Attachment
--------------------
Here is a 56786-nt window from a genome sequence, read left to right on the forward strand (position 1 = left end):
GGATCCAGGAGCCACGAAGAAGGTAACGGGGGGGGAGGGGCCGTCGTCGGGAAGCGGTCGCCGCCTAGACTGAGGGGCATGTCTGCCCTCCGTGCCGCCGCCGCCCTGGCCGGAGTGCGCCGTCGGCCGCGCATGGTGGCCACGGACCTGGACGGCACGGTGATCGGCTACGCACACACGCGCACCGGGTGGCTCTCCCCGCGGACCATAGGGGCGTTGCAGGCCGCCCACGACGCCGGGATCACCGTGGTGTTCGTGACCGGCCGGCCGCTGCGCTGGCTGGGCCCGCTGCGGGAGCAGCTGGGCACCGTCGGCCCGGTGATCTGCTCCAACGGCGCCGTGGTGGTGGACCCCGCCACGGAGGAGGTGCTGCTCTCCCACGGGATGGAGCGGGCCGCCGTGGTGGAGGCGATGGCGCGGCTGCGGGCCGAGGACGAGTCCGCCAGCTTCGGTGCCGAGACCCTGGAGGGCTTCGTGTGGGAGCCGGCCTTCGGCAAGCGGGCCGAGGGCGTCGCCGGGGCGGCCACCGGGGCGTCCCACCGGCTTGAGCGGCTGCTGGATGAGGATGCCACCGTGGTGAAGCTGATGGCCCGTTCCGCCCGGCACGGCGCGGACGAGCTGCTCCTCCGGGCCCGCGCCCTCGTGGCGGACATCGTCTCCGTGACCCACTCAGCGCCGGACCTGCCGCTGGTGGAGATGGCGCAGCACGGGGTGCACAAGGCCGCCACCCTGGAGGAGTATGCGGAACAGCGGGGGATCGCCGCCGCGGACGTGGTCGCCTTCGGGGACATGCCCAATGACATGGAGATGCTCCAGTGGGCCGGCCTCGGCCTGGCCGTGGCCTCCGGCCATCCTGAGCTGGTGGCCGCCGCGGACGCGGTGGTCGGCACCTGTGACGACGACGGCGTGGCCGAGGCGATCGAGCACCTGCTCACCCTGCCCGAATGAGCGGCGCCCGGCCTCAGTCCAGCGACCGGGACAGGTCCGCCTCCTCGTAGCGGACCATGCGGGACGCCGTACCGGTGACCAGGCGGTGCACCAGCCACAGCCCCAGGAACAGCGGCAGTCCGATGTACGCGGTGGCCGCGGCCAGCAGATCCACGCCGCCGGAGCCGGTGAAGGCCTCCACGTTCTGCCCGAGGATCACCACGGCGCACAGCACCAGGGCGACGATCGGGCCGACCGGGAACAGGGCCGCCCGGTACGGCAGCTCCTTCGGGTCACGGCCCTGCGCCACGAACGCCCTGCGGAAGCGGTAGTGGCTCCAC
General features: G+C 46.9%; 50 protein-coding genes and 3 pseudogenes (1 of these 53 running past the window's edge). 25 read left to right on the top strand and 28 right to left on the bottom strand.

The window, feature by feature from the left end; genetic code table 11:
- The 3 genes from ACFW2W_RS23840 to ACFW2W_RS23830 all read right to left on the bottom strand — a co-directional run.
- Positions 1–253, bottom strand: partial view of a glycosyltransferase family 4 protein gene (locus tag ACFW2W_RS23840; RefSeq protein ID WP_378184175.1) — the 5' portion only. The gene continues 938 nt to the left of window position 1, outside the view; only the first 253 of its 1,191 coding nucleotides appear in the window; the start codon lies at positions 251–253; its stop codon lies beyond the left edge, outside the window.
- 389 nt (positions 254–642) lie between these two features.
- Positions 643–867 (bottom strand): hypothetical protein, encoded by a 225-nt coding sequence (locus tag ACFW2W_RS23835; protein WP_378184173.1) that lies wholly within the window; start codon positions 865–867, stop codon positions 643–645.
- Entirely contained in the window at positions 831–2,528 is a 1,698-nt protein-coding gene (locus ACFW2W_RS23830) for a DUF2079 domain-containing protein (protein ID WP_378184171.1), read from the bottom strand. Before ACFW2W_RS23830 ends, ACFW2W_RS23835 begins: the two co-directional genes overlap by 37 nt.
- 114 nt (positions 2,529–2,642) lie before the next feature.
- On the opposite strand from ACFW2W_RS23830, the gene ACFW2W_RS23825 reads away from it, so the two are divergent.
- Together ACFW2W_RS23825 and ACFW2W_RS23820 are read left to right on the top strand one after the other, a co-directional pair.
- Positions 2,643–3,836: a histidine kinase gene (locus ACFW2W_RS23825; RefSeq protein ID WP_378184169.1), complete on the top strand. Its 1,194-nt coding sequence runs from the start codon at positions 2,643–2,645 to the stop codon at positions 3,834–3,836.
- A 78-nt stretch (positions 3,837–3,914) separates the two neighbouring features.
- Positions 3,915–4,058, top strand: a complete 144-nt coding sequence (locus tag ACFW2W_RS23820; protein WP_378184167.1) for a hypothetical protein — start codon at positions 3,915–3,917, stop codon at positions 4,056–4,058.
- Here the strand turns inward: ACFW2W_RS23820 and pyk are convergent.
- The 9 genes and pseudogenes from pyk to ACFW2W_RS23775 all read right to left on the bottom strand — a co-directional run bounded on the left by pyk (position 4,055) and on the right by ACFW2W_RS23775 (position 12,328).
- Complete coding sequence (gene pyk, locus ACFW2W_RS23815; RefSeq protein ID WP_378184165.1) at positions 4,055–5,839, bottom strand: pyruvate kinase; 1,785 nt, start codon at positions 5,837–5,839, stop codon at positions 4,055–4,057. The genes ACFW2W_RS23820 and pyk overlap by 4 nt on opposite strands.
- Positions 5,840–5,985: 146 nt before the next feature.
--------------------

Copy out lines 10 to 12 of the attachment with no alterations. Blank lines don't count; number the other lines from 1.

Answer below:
- 114 nt (positions 2,529–2,642) lie before the next feature.
- On the opposite strand from ACFW2W_RS23830, the gene ACFW2W_RS23825 reads away from it, so the two are divergent.
- Together ACFW2W_RS23825 and ACFW2W_RS23820 are read left to right on the top strand one after the other, a co-directional pair.